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Pain Management Health Center

Acetaminophen May Not Help Against Back Pain, Study Contends

The common pain reliever, best known as Tylenol, showed no effect in Australian trial
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The researchers pointed out the maximum daily dose of the drug is 4,000 milligrams (mg).

All of the patients received follow-up "reassurance and advice" from a doctor for three months.

According to the study, there were no differences in the amount of time it took any of the patients involved in the study to feel better. The median time to recovery for those taking acetaminophen was 17 days, compared to 16 days for patients in the placebo group.

The drug also appeared to have no effect on the patients' level of pain, compared to people who took the dummy pill, the researchers noted. Acetaminophen also did not improve patients' level of disability, sleep quality or quality of life. About the same number of patients in each group experienced negative health issues, the study found.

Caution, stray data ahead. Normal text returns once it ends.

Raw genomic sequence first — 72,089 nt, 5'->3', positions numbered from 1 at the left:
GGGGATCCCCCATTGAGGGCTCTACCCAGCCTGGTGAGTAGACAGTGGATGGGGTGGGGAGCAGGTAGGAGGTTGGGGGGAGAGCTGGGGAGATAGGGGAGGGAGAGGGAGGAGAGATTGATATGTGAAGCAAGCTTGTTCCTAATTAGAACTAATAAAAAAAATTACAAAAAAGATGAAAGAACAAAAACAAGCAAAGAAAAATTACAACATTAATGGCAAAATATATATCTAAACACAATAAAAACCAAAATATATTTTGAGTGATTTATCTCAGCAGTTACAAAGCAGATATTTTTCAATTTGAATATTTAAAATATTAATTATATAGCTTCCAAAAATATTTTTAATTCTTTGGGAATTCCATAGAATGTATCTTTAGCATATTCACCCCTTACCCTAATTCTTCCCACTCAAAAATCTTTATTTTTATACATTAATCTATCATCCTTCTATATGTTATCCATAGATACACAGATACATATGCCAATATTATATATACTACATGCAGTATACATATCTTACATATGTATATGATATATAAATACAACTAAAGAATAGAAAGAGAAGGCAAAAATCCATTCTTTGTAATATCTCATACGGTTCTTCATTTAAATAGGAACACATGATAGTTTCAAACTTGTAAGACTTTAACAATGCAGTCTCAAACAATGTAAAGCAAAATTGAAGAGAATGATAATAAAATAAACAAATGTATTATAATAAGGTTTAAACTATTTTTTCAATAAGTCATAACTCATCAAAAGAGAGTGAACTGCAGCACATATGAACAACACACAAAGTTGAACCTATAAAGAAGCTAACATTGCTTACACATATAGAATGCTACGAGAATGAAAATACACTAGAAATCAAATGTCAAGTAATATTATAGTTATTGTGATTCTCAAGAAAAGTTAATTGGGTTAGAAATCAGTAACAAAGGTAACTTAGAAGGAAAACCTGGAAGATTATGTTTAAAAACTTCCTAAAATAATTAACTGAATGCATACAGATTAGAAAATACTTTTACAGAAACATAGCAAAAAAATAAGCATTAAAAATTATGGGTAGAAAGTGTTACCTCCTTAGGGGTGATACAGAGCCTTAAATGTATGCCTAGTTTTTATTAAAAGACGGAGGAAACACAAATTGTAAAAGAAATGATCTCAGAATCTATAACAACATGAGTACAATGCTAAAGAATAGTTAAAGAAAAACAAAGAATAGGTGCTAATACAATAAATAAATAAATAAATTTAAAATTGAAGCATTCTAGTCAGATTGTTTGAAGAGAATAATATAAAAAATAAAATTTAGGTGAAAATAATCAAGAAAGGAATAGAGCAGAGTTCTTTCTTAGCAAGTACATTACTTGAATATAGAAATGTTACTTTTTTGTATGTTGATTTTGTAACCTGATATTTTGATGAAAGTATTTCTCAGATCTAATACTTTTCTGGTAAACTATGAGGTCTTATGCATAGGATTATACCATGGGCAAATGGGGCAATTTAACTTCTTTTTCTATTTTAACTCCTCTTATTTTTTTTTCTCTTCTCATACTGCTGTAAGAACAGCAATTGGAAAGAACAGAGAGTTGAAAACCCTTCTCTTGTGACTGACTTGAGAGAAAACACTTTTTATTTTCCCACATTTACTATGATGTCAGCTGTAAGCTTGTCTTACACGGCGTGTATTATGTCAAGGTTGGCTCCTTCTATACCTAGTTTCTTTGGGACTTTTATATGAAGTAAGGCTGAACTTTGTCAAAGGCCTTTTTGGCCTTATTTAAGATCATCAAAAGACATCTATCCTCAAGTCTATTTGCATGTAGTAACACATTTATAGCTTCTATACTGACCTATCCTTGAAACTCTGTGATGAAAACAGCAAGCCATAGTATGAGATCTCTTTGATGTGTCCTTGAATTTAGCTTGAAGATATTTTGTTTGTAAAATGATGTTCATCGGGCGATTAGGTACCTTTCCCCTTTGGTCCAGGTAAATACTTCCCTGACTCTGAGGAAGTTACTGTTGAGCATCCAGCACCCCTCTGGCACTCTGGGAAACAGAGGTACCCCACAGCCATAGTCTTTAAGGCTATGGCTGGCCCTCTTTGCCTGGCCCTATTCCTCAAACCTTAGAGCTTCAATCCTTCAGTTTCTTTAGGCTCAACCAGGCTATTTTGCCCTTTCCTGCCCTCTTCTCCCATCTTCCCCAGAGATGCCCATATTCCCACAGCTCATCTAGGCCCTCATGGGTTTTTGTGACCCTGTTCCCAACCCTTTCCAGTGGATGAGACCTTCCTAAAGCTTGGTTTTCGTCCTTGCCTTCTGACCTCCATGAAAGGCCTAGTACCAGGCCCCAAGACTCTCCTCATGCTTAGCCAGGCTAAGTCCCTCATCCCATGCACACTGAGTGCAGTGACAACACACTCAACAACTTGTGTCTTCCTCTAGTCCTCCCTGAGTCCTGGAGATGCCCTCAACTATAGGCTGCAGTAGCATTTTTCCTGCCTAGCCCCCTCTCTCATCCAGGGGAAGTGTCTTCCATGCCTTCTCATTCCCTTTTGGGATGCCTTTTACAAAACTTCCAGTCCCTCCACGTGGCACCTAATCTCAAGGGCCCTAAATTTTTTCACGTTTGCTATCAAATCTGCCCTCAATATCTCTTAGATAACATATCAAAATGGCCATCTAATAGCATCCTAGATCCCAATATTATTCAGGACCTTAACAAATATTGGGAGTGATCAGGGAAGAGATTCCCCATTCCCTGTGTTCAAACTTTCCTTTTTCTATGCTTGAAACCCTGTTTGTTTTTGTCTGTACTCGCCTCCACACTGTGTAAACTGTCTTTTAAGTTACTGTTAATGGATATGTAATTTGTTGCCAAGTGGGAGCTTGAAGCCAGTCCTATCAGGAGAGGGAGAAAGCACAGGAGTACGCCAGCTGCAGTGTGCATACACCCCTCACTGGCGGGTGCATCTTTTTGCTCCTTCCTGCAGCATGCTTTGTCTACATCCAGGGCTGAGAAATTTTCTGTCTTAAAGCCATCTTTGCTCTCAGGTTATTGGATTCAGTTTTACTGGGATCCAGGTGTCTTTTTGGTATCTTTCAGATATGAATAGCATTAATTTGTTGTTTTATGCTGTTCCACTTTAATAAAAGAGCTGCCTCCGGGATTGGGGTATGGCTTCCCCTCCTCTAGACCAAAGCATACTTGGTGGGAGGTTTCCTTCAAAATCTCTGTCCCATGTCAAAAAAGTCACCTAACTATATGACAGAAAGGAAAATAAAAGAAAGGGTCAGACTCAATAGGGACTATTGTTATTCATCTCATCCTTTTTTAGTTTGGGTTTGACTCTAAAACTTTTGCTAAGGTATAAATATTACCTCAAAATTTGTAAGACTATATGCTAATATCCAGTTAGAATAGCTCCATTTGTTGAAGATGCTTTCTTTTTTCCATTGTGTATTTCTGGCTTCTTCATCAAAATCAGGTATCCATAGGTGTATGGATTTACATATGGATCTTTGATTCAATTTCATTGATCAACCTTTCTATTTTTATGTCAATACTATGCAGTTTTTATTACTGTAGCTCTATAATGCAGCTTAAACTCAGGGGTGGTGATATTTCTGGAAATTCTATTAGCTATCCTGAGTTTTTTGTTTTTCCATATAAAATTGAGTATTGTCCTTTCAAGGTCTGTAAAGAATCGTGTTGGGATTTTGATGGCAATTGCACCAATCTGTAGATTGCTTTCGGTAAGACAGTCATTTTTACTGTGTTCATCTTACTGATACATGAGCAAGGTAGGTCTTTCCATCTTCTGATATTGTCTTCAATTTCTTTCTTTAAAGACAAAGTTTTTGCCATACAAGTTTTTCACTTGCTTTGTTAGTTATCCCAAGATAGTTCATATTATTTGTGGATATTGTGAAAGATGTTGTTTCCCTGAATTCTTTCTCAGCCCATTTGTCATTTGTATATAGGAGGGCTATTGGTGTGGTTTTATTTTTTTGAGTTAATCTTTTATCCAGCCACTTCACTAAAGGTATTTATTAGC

The researchers suggested that the medical reassurance the patients received during the study -- something many won't get in a "real world" setting -- could have had a more significant effect on their lower back pain than the medication.

"It would be interesting to see whether advice and reassurance [as provided in our trial] might be more effective than pharmacological strategies for acute episodes of low-back pain," Williams said.

Another expert agreed that encouragement and counseling can be key.

Everyone involved in the study received ongoing " 'good-quality advice and reassurance,' which appears to be a big factor in recovery," said Dr. Michael Mizhiritsky, a physiatrist and specialist in pain relief at Lenox Hill Hospital in New York City.

"In my opinion, positive reinforcement about treatments -- including medications and physical therapy -- in the management of low back pain is vital to a quicker and successful recovery," he added.

Both Danesh and Mizhiritsky also took issue with some of the study's methods.

"The drawback I see is there was no group that did not receive any treatment -- meaning there could be a placebo effect" at work, Mizhiritsky said.

And Danesh said people could still get relief from acetaminophen/Tylenol -- just not the kind of relief outlined in the study.

"The criteria was to be pain-free for seven continuous days when using Tylenol," he pointed out. "It does not address if Tylenol will give you a few hours of relief or a few days."

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